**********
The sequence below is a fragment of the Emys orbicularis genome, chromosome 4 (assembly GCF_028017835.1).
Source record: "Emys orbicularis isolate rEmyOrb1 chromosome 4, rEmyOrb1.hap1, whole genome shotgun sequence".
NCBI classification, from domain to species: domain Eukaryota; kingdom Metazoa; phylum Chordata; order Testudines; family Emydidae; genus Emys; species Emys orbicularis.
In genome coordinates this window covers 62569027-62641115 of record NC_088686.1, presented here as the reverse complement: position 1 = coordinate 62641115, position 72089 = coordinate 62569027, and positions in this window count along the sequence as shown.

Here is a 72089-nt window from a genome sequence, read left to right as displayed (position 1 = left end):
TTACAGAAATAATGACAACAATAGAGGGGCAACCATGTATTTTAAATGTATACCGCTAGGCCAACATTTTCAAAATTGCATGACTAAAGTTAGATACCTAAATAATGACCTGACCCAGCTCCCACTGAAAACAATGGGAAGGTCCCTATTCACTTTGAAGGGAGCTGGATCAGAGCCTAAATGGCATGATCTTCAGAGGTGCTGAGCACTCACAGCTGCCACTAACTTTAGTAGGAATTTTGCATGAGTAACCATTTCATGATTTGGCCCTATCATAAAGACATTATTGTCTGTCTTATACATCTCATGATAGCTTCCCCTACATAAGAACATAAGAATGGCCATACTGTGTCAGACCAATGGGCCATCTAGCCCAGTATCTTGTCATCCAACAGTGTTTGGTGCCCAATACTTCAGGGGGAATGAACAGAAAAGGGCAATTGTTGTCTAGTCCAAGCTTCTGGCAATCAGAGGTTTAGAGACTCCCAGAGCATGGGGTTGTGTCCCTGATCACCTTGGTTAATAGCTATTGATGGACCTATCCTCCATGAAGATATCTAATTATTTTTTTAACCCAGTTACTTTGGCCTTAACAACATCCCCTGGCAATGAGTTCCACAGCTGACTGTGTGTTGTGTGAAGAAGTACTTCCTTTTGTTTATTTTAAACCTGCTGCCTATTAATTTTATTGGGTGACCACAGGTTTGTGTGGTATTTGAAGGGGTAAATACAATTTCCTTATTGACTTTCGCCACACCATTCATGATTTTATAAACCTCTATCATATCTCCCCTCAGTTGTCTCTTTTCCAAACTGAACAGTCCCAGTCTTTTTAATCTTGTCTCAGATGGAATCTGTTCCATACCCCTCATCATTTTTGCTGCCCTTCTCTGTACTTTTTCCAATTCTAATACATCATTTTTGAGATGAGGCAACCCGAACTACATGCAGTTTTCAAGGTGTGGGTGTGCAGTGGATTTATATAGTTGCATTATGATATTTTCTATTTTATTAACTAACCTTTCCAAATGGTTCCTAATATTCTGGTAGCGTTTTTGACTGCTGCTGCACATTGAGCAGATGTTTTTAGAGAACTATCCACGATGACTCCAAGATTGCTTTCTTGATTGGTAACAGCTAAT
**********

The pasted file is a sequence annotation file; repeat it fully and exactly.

The sequence below is a fragment of the Emys orbicularis genome, chromosome 4 (assembly GCF_028017835.1).
Source record: "Emys orbicularis isolate rEmyOrb1 chromosome 4, rEmyOrb1.hap1, whole genome shotgun sequence".
NCBI classification, from domain to species: domain Eukaryota; kingdom Metazoa; phylum Chordata; order Testudines; family Emydidae; genus Emys; species Emys orbicularis.
In genome coordinates this window covers 62569027-62641115 of record NC_088686.1, presented here as the reverse complement: position 1 = coordinate 62641115, position 72089 = coordinate 62569027, and positions in this window count along the sequence as shown.

Here is a 72089-nt window from a genome sequence, read left to right as displayed (position 1 = left end):
TTACAGAAATAATGACAACAATAGAGGGGCAACCATGTATTTTAAATGTATACCGCTAGGCCAACATTTTCAAAATTGCATGACTAAAGTTAGATACCTAAATAATGACCTGACCCAGCTCCCACTGAAAACAATGGGAAGGTCCCTATTCACTTTGAAGGGAGCTGGATCAGAGCCTAAATGGCATGATCTTCAGAGGTGCTGAGCACTCACAGCTGCCACTAACTTTAGTAGGAATTTTGCATGAGTAACCATTTCATGATTTGGCCCTATCATAAAGACATTATTGTCTGTCTTATACATCTCATGATAGCTTCCCCTACATAAGAACATAAGAATGGCCATACTGTGTCAGACCAATGGGCCATCTAGCCCAGTATCTTGTCATCCAACAGTGTTTGGTGCCCAATACTTCAGGGGGAATGAACAGAAAAGGGCAATTGTTGTCTAGTCCAAGCTTCTGGCAATCAGAGGTTTAGAGACTCCCAGAGCATGGGGTTGTGTCCCTGATCACCTTGGTTAATAGCTATTGATGGACCTATCCTCCATGAAGATATCTAATTATTTTTTTAACCCAGTTACTTTGGCCTTAACAACATCCCCTGGCAATGAGTTCCACAGCTGACTGTGTGTTGTGTGAAGAAGTACTTCCTTTTGTTTATTTTAAACCTGCTGCCTATTAATTTTATTGGGTGACCACAGGTTTGTGTGGTATTTGAAGGGGTAAATACAATTTCCTTATTGACTTTCGCCACACCATTCATGATTTTATAAACCTCTATCATATCTCCCCTCAGTTGTCTCTTTTCCAAACTGAACAGTCCCAGTCTTTTTAATCTTGTCTCAGATGGAATCTGTTCCATACCCCTCATCATTTTTGCTGCCCTTCTCTGTACTTTTTCCAATTCTAATACATCATTTTTGAGATGAGGCAACCCGAACTACATGCAGTTTTCAAGGTGTGGGTGTGCAGTGGATTTATATAGTTGCATTATGATATTTTCTATTTTATTAACTAACCTTTCCAAATGGTTCCTAATATTCTGGTAGCGTTTTTGACTGCTGCTGCACATTGAGCAGATGTTTTTAGAGAACTATCCACGATGACTCCAAGATTGCTTTCTTGATTGGTAACAGCTAAT